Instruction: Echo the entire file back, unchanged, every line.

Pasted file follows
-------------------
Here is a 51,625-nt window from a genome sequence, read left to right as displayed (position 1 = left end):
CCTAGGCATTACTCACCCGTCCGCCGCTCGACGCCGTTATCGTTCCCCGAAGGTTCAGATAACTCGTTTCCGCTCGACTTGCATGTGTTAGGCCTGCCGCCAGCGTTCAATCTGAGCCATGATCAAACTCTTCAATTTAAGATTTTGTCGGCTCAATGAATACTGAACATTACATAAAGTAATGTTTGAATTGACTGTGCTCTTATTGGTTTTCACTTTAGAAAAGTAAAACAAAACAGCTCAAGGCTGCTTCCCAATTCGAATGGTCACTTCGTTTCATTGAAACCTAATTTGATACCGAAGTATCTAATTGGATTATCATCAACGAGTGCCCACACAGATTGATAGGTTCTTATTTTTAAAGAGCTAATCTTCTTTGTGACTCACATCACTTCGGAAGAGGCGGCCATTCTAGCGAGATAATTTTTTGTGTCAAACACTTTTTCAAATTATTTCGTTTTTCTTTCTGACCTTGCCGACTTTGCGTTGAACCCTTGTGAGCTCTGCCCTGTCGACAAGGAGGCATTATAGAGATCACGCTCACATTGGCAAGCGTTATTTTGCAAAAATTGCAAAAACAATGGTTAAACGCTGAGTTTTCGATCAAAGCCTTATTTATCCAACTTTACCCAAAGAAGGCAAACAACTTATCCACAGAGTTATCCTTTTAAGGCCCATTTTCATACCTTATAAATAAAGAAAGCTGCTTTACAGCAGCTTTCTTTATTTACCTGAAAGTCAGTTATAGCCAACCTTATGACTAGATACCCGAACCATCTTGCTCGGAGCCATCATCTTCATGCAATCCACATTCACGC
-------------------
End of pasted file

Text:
Here is a 51,625-nt window from a genome sequence, read left to right as displayed (position 1 = left end):
CCTAGGCATTACTCACCCGTCCGCCGCTCGACGCCGTTATCGTTCCCCGAAGGTTCAGATAACTCGTTTCCGCTCGACTTGCATGTGTTAGGCCTGCCGCCAGCGTTCAATCTGAGCCATGATCAAACTCTTCAATTTAAGATTTTGTCGGCTCAATGAATACTGAACATTACATAAAGTAATGTTTGAATTGACTGTGCTCTTATTGGTTTTCACTTTAGAAAAGTAAAACAAAACAGCTCAAGGCTGCTTCCCAATTCGAATGGTCACTTCGTTTCATTGAAACCTAATTTGATACCGAAGTATCTAATTGGATTATCATCAACGAGTGCCCACACAGATTGATAGGTTCTTATTTTTAAAGAGCTAATCTTCTTTGTGACTCACATCACTTCGGAAGAGGCGGCCATTCTAGCGAGATAATTTTTTGTGTCAAACACTTTTTCAAATTATTTCGTTTTTCTTTCTGACCTTGCCGACTTTGCGTTGAACCCTTGTGAGCTCTGCCCTGTCGACAAGGAGGCATTATAGAGATCACGCTCACATTGGCAAGCGTTATTTTGCAAAAATTGCAAAAACAATGGTTAAACGCTGAGTTTTCGATCAAAGCCTTATTTATCCAACTTTACCCAAAGAAGGCAAACAACTTATCCACAGAGTTATCCTTTTAAGGCCCATTTTCATACCTTATAAATAAAGAAAGCTGCTTTACAGCAGCTTTCTTTATTTACCTGAAAGTCAGTTATAGCCAACCTTATGACTAGATACCCGAACCATCTTGCTCGGAGCCATCATCTTCATGCAATCCACATTCACGC